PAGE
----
In every major crisis you have a choice. You cannot choose between inaction and action, because ultimately you will be forced to act. You do not really choose between bailout and no bailout, because very soon you find that all the reasonable options involve some sort of bailout for some people (and not for others). And, try as you might, there is no way to choose to let your neighbors fail completely—because that failure has such awful consequences for their citizens and, in all likelihood, for your banks, that you finally come across with the money.
But you do have a choice on when to come to help your neighbors and your friends, and you can definitely choose the form of this assistance. If you come in earlier and in a more systematic fashion, the cost for everyone is lower and the chances of a fast recovery are stronger.
The sensible decision might seem obvious from a distance or in retrospect, but it’s this exact choice that the richer and more stable countries in Western Europe are now struggling with.
Back in October, we argued for a eurozone stabilization fund, as a means of mutual support and—most importantly—as a way to provide liquidity and buy time for euro sovereigns who need to make fiscal adjustments. Circumstances have changed, of course, but I would like to reiterate the following proposal:
Create a European Stability Fund with at least €2 trillion of credit lines guaranteed by all eurozone member nations and potentially other European countries with large financial systems such as Switzerland, Sweden, and the UK. This fund should provide alternative financing to member countries in case market rates on their government debt become too high. This will prevent a self-fulfilling cycle of rising interest rates. The fund should be large enough to have credibility; countries could access the fund automatically, but should then adopt a 5-year program for ensuring financial stability, subject to peer review within the Eurozone.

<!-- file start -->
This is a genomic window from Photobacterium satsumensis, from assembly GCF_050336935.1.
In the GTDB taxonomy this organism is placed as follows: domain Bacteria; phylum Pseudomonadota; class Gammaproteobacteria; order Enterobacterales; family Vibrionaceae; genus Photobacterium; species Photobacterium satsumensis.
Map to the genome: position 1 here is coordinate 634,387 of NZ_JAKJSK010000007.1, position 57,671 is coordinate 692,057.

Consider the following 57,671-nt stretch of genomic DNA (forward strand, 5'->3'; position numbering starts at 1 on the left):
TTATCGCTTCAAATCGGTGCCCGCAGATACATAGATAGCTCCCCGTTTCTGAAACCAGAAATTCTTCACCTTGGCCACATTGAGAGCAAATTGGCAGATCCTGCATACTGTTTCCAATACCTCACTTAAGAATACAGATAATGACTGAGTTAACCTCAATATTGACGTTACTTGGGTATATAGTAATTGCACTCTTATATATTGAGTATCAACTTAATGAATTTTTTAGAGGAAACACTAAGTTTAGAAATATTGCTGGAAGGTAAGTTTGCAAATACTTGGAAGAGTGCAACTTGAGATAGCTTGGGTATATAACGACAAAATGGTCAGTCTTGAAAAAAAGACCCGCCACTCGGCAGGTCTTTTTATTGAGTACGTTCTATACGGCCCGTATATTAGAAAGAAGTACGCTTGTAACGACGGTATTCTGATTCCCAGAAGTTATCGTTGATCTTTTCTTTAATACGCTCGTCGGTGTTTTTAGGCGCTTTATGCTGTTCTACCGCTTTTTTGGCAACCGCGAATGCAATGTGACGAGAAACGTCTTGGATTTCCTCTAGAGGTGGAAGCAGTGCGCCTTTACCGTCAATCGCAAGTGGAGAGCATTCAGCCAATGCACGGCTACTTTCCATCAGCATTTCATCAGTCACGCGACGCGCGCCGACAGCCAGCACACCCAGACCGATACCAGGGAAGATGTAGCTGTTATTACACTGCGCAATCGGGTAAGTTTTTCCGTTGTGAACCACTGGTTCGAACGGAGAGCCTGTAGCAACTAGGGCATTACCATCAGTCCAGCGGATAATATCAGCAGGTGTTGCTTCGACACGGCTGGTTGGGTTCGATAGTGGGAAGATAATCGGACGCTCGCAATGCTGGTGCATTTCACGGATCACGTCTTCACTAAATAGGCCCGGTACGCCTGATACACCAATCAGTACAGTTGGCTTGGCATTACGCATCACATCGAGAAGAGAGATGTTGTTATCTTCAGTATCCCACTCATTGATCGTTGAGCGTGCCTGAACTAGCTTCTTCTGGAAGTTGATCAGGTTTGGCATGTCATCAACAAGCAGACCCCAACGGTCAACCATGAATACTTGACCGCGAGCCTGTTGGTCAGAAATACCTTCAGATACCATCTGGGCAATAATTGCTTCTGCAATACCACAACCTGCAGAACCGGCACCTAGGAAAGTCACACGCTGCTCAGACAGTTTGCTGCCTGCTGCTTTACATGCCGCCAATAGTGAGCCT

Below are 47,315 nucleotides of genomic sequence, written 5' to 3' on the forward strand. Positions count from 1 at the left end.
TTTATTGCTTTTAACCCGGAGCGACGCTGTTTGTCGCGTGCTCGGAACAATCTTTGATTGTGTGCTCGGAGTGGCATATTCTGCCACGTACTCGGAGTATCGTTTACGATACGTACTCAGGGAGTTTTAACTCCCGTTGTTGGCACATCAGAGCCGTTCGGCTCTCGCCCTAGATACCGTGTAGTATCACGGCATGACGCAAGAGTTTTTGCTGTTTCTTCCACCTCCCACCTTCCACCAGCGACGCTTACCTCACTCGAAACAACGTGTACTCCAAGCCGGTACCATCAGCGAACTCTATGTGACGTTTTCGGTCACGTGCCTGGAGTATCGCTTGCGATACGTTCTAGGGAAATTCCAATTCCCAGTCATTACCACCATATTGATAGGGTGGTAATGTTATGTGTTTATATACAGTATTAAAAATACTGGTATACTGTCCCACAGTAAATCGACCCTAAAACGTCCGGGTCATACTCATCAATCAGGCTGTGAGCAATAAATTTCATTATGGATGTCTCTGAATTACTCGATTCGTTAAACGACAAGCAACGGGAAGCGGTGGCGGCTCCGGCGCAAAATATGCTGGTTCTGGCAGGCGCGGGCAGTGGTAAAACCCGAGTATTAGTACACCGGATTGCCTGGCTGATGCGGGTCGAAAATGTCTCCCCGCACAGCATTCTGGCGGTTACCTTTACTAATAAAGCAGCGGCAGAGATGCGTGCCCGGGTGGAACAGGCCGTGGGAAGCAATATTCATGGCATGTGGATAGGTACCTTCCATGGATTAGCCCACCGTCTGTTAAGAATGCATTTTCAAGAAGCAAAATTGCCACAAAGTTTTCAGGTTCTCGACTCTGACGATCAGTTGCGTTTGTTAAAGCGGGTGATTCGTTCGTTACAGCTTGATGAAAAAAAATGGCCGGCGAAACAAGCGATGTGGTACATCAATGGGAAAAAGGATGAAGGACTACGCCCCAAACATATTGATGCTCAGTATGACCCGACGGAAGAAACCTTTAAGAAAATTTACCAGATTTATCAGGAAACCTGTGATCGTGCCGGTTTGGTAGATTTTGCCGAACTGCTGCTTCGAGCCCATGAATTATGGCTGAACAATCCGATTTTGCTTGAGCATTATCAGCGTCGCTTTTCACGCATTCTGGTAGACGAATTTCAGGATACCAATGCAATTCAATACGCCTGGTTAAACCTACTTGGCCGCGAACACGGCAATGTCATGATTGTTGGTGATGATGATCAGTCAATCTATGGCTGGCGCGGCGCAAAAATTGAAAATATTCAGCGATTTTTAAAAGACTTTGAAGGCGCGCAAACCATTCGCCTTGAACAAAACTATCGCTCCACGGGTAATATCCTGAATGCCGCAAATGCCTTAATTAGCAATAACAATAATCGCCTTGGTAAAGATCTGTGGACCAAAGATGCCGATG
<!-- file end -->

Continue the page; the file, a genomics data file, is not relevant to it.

I should also clarify that we are not suggesting that countries leave the eurozone (this would be bad for everyone) or that this is likely (the adverse consequences are sufficiently obvious on all sides). In fact, my presentation in early January—which has circulated to some effect—very much emphasizes that eurozone fiscal austerity is our baseline expectation.
German Minister of Finance Peer Steinbrueck this week suggested that financial support within Western Europe is on the cards for the first—presumably, his mind is concentrated by potential developments for Austrian banks. At the same time, there are strong voices opposed to any kind of bailout, e.g., represented by Charles Wyplosz writing yesterday on VoxEU.org. Europe should really have had the full moral hazard theology debate back in the fall; better late than never, but it’s awfully late.
Remember this. Eventually, you will go to help your neighbors (again, see Iceland for details). And the longer you delay, the more it will cost, in both monetary and human terms. And, for those of you still hung up on moral hazard, I can assure you that support provided today will not prevent middle class and poorer people from being hammered hard by the crisis—and I would suggest that they will sort out their rulers at a time and place of their choosing.
Provide generous support, come in early, and insist on a sensible macroeconomic framework—some fiscal adjustment is almost always needed. Do not require eurozone countries to go to the IMF.
Also posted on Simon Johnson’s blog, Baseline Scenario.